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Karachi lost its primacy in August 1967, when the capital of our country was shifted from there to Islamabad - our own Brasilia.

Ever since its earliest identification in 1646 as ‘C. Croches’ in a map prepared by the sea-farer Sir Robert Dudley, Karachi has expanded from being a source of fresh water and victualing to becoming a entrepôt of commerce and culture, of diverse communities and religions.

In December 1892, the American painter Edwin Lord Weeks visited Karachi, and foresaw it as ‘a keen commercial rival of Bombay’. He noticed that ‘everything in the way of architecture is as yet new and raw; the gardens, filled with dense tropical growth, appear to have been recently planted, for the cocoanut and other palms are stunted, and many trees lean away from the sea, as if tired of struggling against the winds.’

He remarked that ‘the banks, public buildings, and government offices are massive, rectangular, arcaded structures of pale yellow stone, each standing alone in a waste of gravel, or planted, each like a country-house, in its own grounds.’

Weeks must have read Alexander Baillie's Kurrachee: Past, Present and Future, published two years earlier in 1890. The book ends with a valedictory quote attributed to the infamous Charles Napier: “You will yet be the glory of the East; would that I could come again to see you, Kurrachee, in your grandeur!”

Napier’s prediction finds a belated echo in the title of Gul Hassan Kalmatti’s recent tome Karachi: Glory of the East, published in 2022 by the hyperactive Endowment Fund Trust. It is yet another of the EFT’s invaluable contribution to the preservation and promotion of Sindh’s history and culture. Its English translation by Dr. Amjad S. Memon was discussed at the 6th Sindh Literature Festival 2023, held at the Arts Council, Karachi last week.

Anyone with a memory will recall the tension in Karachi and elsewhere in Sindh in July 1972, between migrant Mohajirs and native Sindhis. The Sindh Assembly had passed The Sindhi Teaching, Promotion and Use of Sindhi Language Bill, 1972 which established Sindhi language as the sole official language of the province. Urdu-speaking Mohajirs saw it as an affront. Language riots ensued between mainly urban Mohajirs and largely rural Sindhis.

Today, the seeds of Sindhi nationalism sown by G.M. Syed and Z. A. Bhutto and other Sindhi partisans have borne fruit. The 6th Sindh Adabi Mela spread over three days (3-5 March) served as a soft declaration of Sindh’s assertive self-confidence.

The SAM’s 42 sessions used two locations in the Karachi Arts Council – its Auditorium and the Jaun Elia Lawn. Showcasing poetry, mushairas, literature, short story-writing, novels, and theatrical performances, the language used throughout was Sindhi, as were there the discussions on IT, startups, empowerment through education, the contribution of the Sindhi diaspora, on forts and legends.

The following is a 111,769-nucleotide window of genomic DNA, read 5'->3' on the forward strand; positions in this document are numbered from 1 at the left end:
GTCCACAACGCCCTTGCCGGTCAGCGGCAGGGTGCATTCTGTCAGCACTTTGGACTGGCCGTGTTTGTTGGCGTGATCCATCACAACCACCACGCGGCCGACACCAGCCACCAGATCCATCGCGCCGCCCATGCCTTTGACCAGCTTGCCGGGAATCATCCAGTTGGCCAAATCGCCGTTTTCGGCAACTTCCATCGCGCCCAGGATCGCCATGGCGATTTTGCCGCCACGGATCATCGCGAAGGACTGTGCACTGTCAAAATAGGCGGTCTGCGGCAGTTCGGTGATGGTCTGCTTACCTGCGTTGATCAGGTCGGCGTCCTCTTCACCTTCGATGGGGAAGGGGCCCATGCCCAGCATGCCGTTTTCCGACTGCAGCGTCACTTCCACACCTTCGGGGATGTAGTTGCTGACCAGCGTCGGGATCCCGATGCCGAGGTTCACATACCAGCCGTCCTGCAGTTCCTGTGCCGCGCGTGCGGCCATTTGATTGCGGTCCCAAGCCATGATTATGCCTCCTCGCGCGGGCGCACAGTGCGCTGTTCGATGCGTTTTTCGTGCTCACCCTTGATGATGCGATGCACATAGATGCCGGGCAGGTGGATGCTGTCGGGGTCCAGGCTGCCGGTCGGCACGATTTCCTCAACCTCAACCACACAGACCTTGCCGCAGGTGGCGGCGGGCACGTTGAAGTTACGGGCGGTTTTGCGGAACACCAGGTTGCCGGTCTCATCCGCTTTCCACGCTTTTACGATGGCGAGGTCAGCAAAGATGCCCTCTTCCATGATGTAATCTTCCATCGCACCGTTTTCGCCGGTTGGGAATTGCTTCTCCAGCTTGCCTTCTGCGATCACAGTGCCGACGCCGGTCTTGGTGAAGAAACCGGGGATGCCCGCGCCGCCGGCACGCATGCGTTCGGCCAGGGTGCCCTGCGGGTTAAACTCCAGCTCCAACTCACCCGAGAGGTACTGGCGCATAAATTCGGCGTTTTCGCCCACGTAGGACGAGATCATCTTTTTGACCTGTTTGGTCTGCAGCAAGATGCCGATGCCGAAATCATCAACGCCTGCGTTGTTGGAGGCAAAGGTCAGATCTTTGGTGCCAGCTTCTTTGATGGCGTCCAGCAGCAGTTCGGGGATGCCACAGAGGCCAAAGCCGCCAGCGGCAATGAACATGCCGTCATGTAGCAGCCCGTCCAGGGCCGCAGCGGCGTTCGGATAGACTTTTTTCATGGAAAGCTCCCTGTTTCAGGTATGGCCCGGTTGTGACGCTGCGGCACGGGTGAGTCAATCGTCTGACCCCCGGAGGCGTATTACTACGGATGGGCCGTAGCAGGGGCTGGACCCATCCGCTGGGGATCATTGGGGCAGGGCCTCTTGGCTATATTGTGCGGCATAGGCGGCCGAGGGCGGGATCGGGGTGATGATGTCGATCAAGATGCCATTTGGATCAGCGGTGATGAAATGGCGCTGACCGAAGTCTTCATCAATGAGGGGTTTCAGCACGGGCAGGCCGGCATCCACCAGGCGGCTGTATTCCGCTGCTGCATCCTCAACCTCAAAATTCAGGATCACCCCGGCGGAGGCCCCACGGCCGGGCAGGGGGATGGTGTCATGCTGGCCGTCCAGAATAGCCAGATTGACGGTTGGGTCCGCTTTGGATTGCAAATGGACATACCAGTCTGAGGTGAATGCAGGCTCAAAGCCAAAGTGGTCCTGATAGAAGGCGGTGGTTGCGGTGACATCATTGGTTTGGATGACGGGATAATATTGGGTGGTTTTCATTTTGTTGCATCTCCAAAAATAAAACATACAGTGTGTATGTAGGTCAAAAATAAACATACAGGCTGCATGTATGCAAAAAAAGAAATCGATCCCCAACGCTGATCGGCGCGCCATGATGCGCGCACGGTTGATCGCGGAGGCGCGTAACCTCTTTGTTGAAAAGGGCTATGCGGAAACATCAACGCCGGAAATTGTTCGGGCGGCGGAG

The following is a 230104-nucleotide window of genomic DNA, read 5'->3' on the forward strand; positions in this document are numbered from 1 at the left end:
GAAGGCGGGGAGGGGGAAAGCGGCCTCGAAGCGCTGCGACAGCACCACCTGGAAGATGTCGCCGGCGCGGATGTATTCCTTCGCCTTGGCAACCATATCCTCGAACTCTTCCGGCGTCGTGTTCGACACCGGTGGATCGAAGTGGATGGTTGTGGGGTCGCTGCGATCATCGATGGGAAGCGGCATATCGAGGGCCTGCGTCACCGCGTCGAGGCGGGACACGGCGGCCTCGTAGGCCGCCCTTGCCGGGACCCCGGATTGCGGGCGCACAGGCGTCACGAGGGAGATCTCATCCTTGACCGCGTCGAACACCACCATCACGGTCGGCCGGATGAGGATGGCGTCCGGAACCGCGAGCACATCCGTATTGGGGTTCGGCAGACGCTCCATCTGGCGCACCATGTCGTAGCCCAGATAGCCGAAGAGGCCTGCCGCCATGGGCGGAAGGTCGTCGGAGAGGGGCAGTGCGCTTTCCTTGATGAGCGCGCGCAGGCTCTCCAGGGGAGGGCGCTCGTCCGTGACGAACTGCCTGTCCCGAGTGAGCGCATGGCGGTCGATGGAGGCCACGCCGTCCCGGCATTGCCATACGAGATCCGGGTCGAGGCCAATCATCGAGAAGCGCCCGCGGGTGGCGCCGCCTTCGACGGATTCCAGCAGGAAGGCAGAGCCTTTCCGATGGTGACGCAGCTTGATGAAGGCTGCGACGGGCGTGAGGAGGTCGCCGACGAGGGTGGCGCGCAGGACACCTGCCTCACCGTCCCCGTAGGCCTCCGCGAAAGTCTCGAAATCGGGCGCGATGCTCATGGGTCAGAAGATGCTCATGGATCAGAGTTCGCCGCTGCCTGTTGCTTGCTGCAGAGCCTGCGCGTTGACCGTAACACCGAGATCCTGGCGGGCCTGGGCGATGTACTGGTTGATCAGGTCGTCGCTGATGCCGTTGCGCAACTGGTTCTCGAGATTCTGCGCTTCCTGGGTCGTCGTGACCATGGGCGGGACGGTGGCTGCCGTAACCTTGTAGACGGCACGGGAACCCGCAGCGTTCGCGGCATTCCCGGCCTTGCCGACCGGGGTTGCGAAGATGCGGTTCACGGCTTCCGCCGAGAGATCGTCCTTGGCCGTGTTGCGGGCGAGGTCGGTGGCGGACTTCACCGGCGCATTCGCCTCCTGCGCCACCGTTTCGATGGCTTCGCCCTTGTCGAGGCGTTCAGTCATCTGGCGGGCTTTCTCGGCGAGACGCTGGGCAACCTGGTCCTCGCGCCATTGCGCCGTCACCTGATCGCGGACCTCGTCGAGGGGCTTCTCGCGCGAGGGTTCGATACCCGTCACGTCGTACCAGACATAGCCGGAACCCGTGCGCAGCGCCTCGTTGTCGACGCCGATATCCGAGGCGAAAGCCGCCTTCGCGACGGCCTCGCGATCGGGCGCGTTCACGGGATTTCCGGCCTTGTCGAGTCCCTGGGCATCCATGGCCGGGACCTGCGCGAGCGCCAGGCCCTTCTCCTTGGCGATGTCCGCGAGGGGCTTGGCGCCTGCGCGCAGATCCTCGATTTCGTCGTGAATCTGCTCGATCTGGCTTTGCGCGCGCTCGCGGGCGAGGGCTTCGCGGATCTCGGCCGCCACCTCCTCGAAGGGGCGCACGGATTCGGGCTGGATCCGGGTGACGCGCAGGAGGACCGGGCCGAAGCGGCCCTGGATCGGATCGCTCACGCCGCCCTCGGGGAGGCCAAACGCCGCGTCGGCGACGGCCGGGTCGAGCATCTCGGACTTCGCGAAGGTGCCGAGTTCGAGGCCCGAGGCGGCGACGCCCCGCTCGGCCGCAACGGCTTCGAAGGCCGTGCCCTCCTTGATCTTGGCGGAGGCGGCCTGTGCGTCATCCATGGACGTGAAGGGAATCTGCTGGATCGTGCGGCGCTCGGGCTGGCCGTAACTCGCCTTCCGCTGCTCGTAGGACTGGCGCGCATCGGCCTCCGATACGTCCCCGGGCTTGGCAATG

The two solo sessions that needed no translation from Urdu into Sindhi were by Senator Mushahid Hussain Syed who spoke about his peripatetic political career, and the mellifluous poet Iftikhar Arif whose poems diminish in translation.

A sobering dose of reality to this literary confection was administered by the Sindh Chief Minister Syed Murad Ali Shah, who, in his opening remarks, addressed the need for a reliable Census. Kalmatti in his book devoted a mini-chapter to it. He mentions Karachi’s population expanding from 105,000 in 1890 (at the time of Baillie’s book), to 450,000 in 1947, then to 5m. in 1981, and to its present 17 m.  

The CM recalled his earlier reservations when, in 2017 before the general elections, the population figures of Karachi and Sindh had been unfairly understated, with serious consequences for Sindh’s entitlements in the apportionment of funds.

He is making the same remonstrance now before the next general election and, if re-elected, he will be making it again, five years from now. The population of Karachi by then will have jumped to 17 m. (Exponentially, it will rise to an expected 23m. by 2025.) At this rate of unbridled expansion, Karachi will become not the Glory but the Ghetto of the East.

The atmosphere at the Mela, however, seemed impervious to such disturbing realities. As one moderator put it, one should concentrate on distracting the living. Better still, seek solace in the stanzas of Sufi saints who guide from the grave.   

While other provinces celebrate their own culture, dialects, song and dance, few do so with the same verve and well-funded permeation into the public’s consciousness as Sindh now does. It has taken fifty years for Sindh to promote its provincial persona. How long our other provincial identities will take to meld into a national cultural persona remains to be seen.

Or will Sindh remain a regional anachronism - the Wales of the East?  



[DAWN, 9 MAR. 2023]   

09 March 2023
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